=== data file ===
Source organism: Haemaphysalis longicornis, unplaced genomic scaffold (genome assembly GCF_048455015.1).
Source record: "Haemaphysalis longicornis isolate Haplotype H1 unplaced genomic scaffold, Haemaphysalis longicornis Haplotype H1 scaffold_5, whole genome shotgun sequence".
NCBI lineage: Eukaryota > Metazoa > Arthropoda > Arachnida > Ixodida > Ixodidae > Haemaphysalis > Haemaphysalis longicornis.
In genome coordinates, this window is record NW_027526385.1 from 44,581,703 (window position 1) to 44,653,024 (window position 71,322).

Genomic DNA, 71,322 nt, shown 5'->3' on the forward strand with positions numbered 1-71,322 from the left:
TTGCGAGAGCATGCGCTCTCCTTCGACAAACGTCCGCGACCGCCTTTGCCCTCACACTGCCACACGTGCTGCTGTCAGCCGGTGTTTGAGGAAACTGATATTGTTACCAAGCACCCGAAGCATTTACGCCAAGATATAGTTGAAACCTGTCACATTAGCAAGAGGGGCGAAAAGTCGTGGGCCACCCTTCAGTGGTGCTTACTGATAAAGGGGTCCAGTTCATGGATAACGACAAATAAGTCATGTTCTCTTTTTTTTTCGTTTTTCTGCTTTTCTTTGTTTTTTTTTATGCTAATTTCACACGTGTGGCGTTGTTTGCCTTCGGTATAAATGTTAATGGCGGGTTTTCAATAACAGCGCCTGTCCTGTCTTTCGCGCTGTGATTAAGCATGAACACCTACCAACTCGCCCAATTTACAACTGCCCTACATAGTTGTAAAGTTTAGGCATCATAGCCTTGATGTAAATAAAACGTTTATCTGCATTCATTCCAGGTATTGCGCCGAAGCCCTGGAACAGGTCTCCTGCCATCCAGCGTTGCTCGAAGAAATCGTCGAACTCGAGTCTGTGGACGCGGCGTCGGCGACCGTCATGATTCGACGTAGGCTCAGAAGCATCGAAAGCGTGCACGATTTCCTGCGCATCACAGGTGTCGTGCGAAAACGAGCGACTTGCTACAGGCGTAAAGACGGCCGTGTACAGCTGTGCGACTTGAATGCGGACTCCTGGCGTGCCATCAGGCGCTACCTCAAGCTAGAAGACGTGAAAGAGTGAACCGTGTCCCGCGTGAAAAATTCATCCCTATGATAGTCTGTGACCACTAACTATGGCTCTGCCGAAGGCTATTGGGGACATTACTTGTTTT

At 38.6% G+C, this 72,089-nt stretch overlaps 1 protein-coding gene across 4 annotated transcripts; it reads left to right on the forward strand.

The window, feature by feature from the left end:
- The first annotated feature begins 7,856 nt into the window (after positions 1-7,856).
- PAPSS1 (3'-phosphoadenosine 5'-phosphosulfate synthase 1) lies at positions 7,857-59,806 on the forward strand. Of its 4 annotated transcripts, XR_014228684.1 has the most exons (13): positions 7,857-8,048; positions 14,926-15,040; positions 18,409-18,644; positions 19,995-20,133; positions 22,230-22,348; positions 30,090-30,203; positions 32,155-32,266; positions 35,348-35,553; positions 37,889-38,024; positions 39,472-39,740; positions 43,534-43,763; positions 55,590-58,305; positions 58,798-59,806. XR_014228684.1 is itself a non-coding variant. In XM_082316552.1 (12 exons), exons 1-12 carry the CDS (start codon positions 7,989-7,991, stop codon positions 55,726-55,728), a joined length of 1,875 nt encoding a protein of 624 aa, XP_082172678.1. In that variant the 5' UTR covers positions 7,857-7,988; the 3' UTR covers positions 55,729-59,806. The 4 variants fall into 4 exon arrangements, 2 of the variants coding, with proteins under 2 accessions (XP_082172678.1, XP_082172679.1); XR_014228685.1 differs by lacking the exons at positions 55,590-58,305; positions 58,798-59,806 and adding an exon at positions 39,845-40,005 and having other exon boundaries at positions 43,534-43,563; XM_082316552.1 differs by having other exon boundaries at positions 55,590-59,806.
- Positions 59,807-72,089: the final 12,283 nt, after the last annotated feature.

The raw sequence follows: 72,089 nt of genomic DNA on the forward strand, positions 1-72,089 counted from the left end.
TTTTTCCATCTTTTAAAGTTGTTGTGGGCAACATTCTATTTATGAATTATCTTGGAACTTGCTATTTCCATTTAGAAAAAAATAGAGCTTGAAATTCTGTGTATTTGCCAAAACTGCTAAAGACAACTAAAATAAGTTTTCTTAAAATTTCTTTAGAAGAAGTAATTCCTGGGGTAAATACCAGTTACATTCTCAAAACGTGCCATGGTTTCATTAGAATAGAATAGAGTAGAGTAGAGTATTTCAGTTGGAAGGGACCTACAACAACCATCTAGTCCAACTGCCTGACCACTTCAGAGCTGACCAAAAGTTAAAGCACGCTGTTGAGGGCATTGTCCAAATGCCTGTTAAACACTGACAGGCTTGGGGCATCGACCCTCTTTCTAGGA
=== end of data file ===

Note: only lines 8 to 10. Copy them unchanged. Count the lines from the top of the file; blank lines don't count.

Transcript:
The window, feature by feature from the left end:
- The first annotated feature begins 7,856 nt into the window (after positions 1-7,856).
- PAPSS1 (3'-phosphoadenosine 5'-phosphosulfate synthase 1) lies at positions 7,857-59,806 on the forward strand. Of its 4 annotated transcripts, XR_014228684.1 has the most exons (13): positions 7,857-8,048; positions 14,926-15,040; positions 18,409-18,644; positions 19,995-20,133; positions 22,230-22,348; positions 30,090-30,203; positions 32,155-32,266; positions 35,348-35,553; positions 37,889-38,024; positions 39,472-39,740; positions 43,534-43,763; positions 55,590-58,305; positions 58,798-59,806. XR_014228684.1 is itself a non-coding variant. In XM_082316552.1 (12 exons), exons 1-12 carry the CDS (start codon positions 7,989-7,991, stop codon positions 55,726-55,728), a joined length of 1,875 nt encoding a protein of 624 aa, XP_082172678.1. In that variant the 5' UTR covers positions 7,857-7,988; the 3' UTR covers positions 55,729-59,806. The 4 variants fall into 4 exon arrangements, 2 of the variants coding, with proteins under 2 accessions (XP_082172678.1, XP_082172679.1); XR_014228685.1 differs by lacking the exons at positions 55,590-58,305; positions 58,798-59,806 and adding an exon at positions 39,845-40,005 and having other exon boundaries at positions 43,534-43,563; XM_082316552.1 differs by having other exon boundaries at positions 55,590-59,806.